STEVE INSKEEP, host:
This is MORNING EDITION, from NPR News. I'm Steve Inskeep.
RENEE MONTAGNE, host:
And I'm Renee Montagne. In personal health, some women want more control over their birthing process, and they are increasingly choosing Cesarean deliveries. That option was once considered appropriate only out of medical necessity. Now it allows women to schedule a delivery date and prevent a long labor.
NPR's Allison Aubrey has more.
ALLISON AUBREY reporting:
31-year-old mother, Jamie Seward, doesn't have a pang of regret about the way she brought Teddy, her nine-month old son into the world. Leery of a long labor, she approached her doctor early on about a C-section. After discussing the pros and cons, her doctor encouraged her.
Ms. JAMIE SEWARD: I thought that that was great, that women could have the opportunity to choose their birth experience, versus having an experience kind of forced upon them.
AUBREY: Accustomed to choice, Seward, who works as an attorney, liked the idea of controlling the timing of her child's birth. She says after she convinced her husband it was the right choice, she approached her delivery date anxiety-free.
Ms. SEWARD: There wasn't the rush to the hospital and the craziness. I didn't have to push for 20 hours. So, scheduling a C-section for me was just a preference, and I was happy with my decision.
AUBREY: Seward says just before she got pregnant, one of her long-time running pals had delivered a baby the traditional way, and was having bladder problems. She said a big part of her decision to opt for the abdominal surgery was the knowledge that it may help prevent post-labor incontinence.
Ms. SEWARD: I was able to start running again at five weeks, which was great, and I did not have any bladder control issues, which is also great. And I felt that the recovery was pretty easy.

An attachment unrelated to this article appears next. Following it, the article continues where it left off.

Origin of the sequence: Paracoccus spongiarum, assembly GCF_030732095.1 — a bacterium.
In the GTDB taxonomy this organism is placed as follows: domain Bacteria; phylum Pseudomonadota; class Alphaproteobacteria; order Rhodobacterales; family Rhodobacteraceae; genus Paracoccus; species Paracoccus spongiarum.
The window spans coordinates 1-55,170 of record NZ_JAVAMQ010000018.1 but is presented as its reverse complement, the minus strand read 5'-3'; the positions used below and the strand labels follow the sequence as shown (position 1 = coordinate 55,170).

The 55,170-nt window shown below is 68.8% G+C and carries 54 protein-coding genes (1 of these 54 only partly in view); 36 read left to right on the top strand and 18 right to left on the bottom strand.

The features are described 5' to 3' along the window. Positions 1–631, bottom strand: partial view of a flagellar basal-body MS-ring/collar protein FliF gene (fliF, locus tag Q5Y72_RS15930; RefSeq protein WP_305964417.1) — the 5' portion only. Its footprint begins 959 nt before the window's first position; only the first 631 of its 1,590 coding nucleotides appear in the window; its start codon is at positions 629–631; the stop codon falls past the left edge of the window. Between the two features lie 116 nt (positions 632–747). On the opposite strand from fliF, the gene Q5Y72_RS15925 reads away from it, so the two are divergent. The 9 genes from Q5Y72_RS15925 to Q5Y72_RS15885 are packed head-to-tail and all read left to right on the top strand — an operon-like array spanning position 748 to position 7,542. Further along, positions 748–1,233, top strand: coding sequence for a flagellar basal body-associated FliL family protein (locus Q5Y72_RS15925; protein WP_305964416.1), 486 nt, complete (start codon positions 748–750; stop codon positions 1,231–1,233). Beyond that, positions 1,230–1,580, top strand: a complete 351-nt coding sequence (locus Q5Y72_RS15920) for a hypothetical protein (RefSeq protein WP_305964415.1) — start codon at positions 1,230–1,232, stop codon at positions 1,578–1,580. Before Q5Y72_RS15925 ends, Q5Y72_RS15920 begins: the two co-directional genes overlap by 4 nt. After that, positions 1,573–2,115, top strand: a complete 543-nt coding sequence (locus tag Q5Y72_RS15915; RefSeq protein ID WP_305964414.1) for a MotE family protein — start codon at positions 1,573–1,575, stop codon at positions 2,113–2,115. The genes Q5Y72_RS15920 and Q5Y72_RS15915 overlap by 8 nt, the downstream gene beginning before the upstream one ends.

AUBREY: Cesarean deliveries are on the rise. In the last decade, the rates jumped almost 50 percent to about three in every 10 U.S. births. Obstetricians make the decision most of the time. They almost always deliver breach babies, those are babies that are upside down in the womb, by C-section, and they often choose C's for high-risk pregnancies.
Add the new influence of mother's choice, which accounts for about three percent of the procedures, and it's clear the pendulum has swung, creating quite a controversy.
Dr. MICHAEL KLEIN: (Family Physician): Women are learning that they can prevent a whole range of bowel, bladder, and sexual issues. They pick it up in women's magazines, and they see the pop stars who are ordering cesarean sections like ordering out for pizza, and they ask themselves, you know, what about me?
AUBREY: Family physician, Michael Klein, of the University of British Columbia, does not approve of the trend. He says women may be hearing more about the presumed benefits of cesarean deliveries than about the risks.
Dr. KLEIN: For every 153 cesarean sections roughly, one woman will be readmitted with a complication.
AUBREY: Meaning a small number of women will end up back in the hospital with a surgical infection or bleeding, which can be serious. As for the newborns, Klein sites studies that show C-section babies are at a greater risk of breathing problems, and more often require oxygen therapy at birth.
Dr. KLEIN: We are not improving outcomes for babies, but we are damaging mothers.
AUBREY: The way Klein sees it, vaginal childbirth is safer for most women. But this is far from the medical consensus. The National Institutes of Health just wrapped up a conference on elective C-sections, and at the end of the day, many of the obstetricians, midwives and family doc's who attended agreed to disagree. Some speakers presented that shows cesarean deliveries do cut the risk of fetal injury and brain damage in babies, but physician James Nicholson says the conclusion of the conference panel was that there's simply not enough evidence to suggest that one method of delivery is safer than the other.
Dr. KLEIN: Again and again and again the speakers are saying we don't have evidence to speak to this important question.
AUBREY: The panel did make a few clear recommendations. Women who planned to have more than two children should not choose C-sections, because of the risk of complication increases with multiple C's. And to obstetricians, the panel says don't be an advocate. Discuss the process of elective cesareans only after a woman initiates the conversation.
Allison Aubrey, NPR News, Washington.